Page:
Matthew Henry's Commentary on the Whole Bible
My brethren, be not many masters, knowing that we shall receive the greater condemnation.
The apostle here reproves ambition, and an arrogant magisterial tongue; and shows the duty and advantage of bridling it because of its power to do mischief. Those who profess religion ought especially to govern their tongues (v. 1–12). True wisdom makes men meek, and avoiders of strife and envy: and hereby it may easily be distinguished from a wisdom that is earthly and hypocritical (v. 13 to the end).
The foregoing chapter shows how unprofitable and dead faith is without works. It is plainly intimated by what this chapter first goes upon that such a faith is, however, apt to make men conceited and magisterial in their tempers and their talk. Those who set up faith in the manner the former chapter condemns are most apt to run into those sins of the tongue which this chapter condemns. And indeed the best need to be cautioned against a dictating, censorious, mischievous use of their tongues. We are therefore taught,
I. Not to use our tongues so as to lord it over others: My brethren, be not many masters, etc., v. 1. These words do not forbid doing what we can to direct and instruct others in the way of their duty or to reprove them in a Christian way for what is amiss; but we must not affect to speak and act as those who are continually assuming the chair, we must not prescribe to one another, so as to make our own sentiments a standard by which to try all others, because God gives various gifts to men, and expects from each according to that measure of light which he gives. "Therefore by not many masters" (or teachers, as some read it); "do not give yourselves the air of teachers, imposers, and judges, but rather speak with the humility and spirit of learners; do not censure one another, as if all must be brought to your standard." This is enforced by two reasons. 1. Those who thus set up for judges and censurers shall receive the greater condemnation. Our judging others will but make our own judgment the more strict and severe, Mt. 7:1, 2. Those who are curious to spy out the faults of others, and arrogant in passing censures upon them, may expect that God will be as extreme in marking what they say and do amiss. 2. Another reason given against such acting the master is because we are all sinners: In many things we offend all, v. 2. Were we to think more of our own mistakes and offenses, we should be less apt to judge other people. While we are severe against what we count offensive in others, we do not consider how much there is in us which is justly offensive to them. Self-justifiers are commonly self-deceivers. We are all guilty before God; and those who vaunt it over the frailties and infirmities of others little think how many things they offend in themselves. Nay, perhaps their magisterial deportment, and censorious tongues, may prove worse than any faults they condemn in others. Let us learn to be severe in judging ourselves, but charitable in our judgments of other people.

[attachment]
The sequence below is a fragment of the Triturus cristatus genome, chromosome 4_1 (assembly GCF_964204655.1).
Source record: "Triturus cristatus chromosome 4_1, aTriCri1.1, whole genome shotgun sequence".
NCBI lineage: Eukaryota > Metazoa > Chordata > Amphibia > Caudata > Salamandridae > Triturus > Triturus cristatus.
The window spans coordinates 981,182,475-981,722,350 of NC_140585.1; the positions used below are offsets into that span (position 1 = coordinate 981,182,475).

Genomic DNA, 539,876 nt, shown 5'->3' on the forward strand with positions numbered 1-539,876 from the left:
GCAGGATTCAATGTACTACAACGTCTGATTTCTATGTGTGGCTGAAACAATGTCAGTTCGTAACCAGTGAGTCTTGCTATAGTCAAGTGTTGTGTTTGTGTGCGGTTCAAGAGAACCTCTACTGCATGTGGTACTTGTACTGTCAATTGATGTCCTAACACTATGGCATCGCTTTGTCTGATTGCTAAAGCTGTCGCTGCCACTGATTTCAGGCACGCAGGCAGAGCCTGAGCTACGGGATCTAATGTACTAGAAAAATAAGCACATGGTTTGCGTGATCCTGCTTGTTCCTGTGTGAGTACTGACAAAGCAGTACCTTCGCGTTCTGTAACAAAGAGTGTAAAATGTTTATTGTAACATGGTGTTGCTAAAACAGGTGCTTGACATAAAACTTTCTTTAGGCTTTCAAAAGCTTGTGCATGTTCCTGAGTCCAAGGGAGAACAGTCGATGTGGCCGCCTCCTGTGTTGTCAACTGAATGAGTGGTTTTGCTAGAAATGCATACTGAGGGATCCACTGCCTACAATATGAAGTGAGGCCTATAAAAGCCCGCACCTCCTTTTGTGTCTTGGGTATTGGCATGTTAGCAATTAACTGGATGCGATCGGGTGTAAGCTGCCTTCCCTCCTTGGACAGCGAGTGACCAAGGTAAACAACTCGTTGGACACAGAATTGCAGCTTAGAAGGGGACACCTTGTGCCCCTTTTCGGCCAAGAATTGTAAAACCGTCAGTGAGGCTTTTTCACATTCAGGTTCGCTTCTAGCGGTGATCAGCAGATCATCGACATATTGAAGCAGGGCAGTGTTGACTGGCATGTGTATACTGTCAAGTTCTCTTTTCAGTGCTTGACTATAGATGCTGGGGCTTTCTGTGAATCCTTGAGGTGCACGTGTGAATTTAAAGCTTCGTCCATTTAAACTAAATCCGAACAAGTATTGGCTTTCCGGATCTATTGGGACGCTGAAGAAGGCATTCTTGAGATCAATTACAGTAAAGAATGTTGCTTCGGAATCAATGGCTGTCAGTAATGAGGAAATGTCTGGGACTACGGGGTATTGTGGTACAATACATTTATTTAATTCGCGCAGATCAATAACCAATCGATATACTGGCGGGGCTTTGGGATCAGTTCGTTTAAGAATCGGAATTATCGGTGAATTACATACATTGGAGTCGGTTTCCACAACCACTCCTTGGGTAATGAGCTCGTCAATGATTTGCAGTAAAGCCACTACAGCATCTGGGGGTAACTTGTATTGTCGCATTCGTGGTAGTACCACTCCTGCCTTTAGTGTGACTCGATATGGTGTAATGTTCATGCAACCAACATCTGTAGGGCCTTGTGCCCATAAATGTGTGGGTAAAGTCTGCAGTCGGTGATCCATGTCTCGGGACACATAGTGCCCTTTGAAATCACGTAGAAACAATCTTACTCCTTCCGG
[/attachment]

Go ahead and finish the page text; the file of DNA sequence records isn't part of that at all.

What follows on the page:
II. We are taught to govern our tongue so as to prove ourselves perfect and upright men, and such as have an entire government over ourselves: If any man offend not in word, the same is a perfect man, and able also to bridle the whole body. It is here implied that he whose conscience is affected by tongue-sins, and who takes care to avoid them, is an upright man, and has an undoubted sign of true grace. But, on the other hand, if a man seemeth to be religious (as was declared in the first chapter) and bridleth not his tongue, whatever profession he makes, that man’s religion is vain. Further, he that offends not in word will not only prove himself a sincere Christian, but a very much advanced and improved Christian. For the wisdom and grace which enable him to rule his tongue will enable him also to rule all his actions. This we have illustrated by two comparisons:—1. The governing and guiding of all the motions of a horse, by the bit which is put into his mouth: Behold, we put bits into the horses’ mouths, that they may obey us, and we turn about their whole body, v. 3. There is a great deal of brutish fierceness and wantonness in us. This shows itself very much by the tongue: so that this must be bridled; according to Ps. 39:1, I will keep my mouth with a bridle (or, I will bridle my mouth) while the wicked is before me. The more quick and lively the tongue is, the more should we thus take care to govern it. Otherwise, as an unruly and ungovernable horse runs away with his rider, or throws him, so an unruly tongue will serve those in like manner who have no command over it. Whereas, let resolution and watchfulness, under the influence of the grace of God, bridle the tongue, and then all the motions and actions of the whole body will be easily guided and overruled. 2. The governing of a ship by the right management of the helm: Behold also the ships, which though they are so great, and are driven of fierce winds, yet are they turned about with a very small helm whithersoever the governor listeth. Even so the tongue is a little member, and boasteth great things, v. 4, 5. As the helm is a very small part of the ship, so is the tongue a very small part of the body: but the right governing of the helm or rudder will steer and turn the ship as the governor pleases; and a right management of the tongue is, in a great measure, the government of the whole man. There is a wonderful beauty in these comparisons, to show how things of small bulk may yet be of vast use. And hence we should learn to make the due management of our tongues more our study, because, though they are little members, they are capable of doing a great deal of good or a great deal of hurt. Therefore,